Within a year-and-a-half of discovering comic books, my favorite superhero, the Flash, was gone from the spinner racks. Barry Allen had slogged through the lengthy “Trial of the Flash” storyline – by many accounts a story that was far too grim and went on for far too long – and sales were poor. So, with the 350th issue, the powers that be axed the title. The progenitor of the Silver Age of comics was now cast adrift. A year later, the Flash was accorded a proper send-off with the eighth issue of Crisis on Infinite Earths, wherein Barry Allen gave the ultimate sacrifice for the good of humankind. And with the final issue of that senses shattering maxi-series, the mantle was passed to the Flash’s sidekick, Wally West, who, as Kid Flash, had proved his mettle alongside his teammates in the Teen Titans. But Wally had a huge legacy to live up to.
The new Flash series was launched out of the Legends mini-series, with Mike Baron and Jackson Guice as guiding hands. Though uncommon, this passing of the torch was not unheard of. In fact, Barry Allen, once imbued with the power of superspeed, patterned himself off the original Flash, Jay Garrick, whom Allen believed to be merely a comic book character from his own youth, until circumstances brought these two fleet heroes together – a newfound ability to traverse parallel dimensions through extreme speed the catalyst for this historic team-up. The idea of heroic legacy is (or was) a linchpin in the DC universe, something that differentiated these heroes from Marvel’s, and it was this that spurred Wally to take up the gold and scarlet costume of his mentor, and uncle.
Immediately, Baron & Guice worked to make this new Flash distinct from those who came before. Wally was young, brash, and, at times, unthinking – decidedly different from Uncle Barry, who was a criminologist with the Central City police, a job necessitating meticulous care, a trait inherent in Barry. Wally also had limitations to his speed, unable to slip between dimensions or circle the globe multiple times in the blink of an eye, unlike the seemingly limitless nature of his predecessor’s velocity. Perhaps most importantly, Wally found himself weighed down by the example Barry set as the Flash. It was a heroic standard that many would find daunting and unable to live up to. Wally pushed himself, but always, in the back of his mind, he imagined Barry looking down on him with disappointment. Though this yoke of responsibility spurred Wally to work harder as the Flash, it also was something he found unable to shake off.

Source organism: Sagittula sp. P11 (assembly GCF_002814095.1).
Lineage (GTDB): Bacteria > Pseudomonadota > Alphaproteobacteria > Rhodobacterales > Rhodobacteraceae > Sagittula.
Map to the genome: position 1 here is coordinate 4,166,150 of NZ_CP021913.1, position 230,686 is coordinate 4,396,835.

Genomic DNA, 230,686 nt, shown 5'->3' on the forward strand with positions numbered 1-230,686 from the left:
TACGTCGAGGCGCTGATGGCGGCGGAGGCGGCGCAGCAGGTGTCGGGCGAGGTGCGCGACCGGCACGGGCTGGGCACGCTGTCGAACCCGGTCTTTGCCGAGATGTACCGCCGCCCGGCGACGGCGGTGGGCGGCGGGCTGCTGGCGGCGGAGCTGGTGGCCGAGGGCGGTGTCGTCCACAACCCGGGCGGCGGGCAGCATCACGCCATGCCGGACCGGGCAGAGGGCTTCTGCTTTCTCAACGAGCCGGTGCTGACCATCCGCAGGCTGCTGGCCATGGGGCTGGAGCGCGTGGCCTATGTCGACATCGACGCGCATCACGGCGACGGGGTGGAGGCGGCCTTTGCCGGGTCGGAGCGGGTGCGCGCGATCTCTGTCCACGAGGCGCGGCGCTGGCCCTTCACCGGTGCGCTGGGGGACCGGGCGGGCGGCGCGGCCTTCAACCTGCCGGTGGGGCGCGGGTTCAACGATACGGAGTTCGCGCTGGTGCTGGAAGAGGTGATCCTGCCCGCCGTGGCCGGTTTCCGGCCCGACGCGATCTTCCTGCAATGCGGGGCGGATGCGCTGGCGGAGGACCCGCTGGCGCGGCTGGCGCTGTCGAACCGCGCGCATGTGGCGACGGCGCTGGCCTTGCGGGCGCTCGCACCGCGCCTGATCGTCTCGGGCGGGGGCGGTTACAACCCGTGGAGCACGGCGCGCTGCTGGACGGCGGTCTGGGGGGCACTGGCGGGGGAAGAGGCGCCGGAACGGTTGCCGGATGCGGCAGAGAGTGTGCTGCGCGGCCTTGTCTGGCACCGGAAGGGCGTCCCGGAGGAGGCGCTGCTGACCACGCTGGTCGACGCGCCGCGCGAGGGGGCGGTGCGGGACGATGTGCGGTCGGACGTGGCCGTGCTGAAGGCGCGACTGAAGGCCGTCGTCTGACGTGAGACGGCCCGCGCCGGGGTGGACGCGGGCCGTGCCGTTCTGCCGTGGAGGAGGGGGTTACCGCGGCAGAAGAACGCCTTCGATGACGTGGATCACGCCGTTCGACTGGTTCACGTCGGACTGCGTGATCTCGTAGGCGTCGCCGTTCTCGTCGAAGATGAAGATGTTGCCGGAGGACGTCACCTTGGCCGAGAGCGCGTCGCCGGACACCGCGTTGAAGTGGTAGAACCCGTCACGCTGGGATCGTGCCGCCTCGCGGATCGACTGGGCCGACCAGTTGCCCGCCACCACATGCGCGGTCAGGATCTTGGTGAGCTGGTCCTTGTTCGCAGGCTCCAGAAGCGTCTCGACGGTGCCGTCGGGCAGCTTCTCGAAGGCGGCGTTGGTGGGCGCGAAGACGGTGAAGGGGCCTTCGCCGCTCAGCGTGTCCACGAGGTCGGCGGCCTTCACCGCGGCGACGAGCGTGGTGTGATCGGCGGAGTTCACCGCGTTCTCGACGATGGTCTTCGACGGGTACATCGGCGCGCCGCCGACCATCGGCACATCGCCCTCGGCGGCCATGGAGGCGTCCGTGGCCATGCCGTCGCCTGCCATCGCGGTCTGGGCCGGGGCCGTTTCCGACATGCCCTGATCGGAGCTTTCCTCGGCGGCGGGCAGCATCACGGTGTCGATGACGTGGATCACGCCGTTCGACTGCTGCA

This weight of responsibility came to a head in Secret Origins Annual #2, in a story written by Baron’s successor on the title, William Messner-Loebs. In this tale, Wally is speaking with his therapist, relating not only his origin but also many of the turning points in his life as a superspeedster. Through the anecdotes, readers, and Wally’s therapist, learn about many of the heroic deeds he has accomplished during his young life. It’s an amazing tale of an amazing life, one to be greatly admired. However, Wally doesn’t see it in these terms. His focus is on all of the lives he could not save, in spite of his extraordinary powers. When the therapist asks Wally to write down how many people he’s saved in the past ten years – excepting intergalactic conflagrations or universe-shattering threats – and his patient treats the number, 172, as routine, he is left dumbfounded. The therapist shares a thought – that maybe Wally isn’t able to achieve the speeds he once could (the reason Wally is seeing this therapist) because he has wrongly burdened himself with the belief that Barry would not be proud of him. He tells Wally he needs to give himself a break and accept that 172 lives saved is an important achievement.
As the series evolved, a family of speedsters, including Max Mercury, Johnny Quick, and others, grew around Wally to help him become a better hero and a better person. And, in keeping with the youthful exuberance of Wally’s character, there was often a lighter tone to many of the stories. It’s a fun series that sees a young hero grow into his own through experience and the natural process of maturing. At its core, it is this personal struggle, and the evolution of the character of Wally West, that makes this run of books such a standout and the character of Wally West so great.
With a string of extraordinary writers who each put their stamp on the character – from Baron and Messner-Loebs to Mark Waid, Grant Morrison, and Geoff Johns – and strong work from artists such as Guice, Greg Larocque, Mike Wieringo, and Scott Kolins, there are a number of highlights in the nearly 250 issues of this series. Those highlights and the intriguing character dynamic of Wally West, along with the foundation created by the wholesome and unselfish character of Barry Allen, are the core of what made the Flash my favorite superhero. Hands down. And it is why I still have a great affinity for the scarlet speedster. Go try out some of those back issues. If you enjoy fun, energetic superhero comics, I don’t think you’ll be disappointed.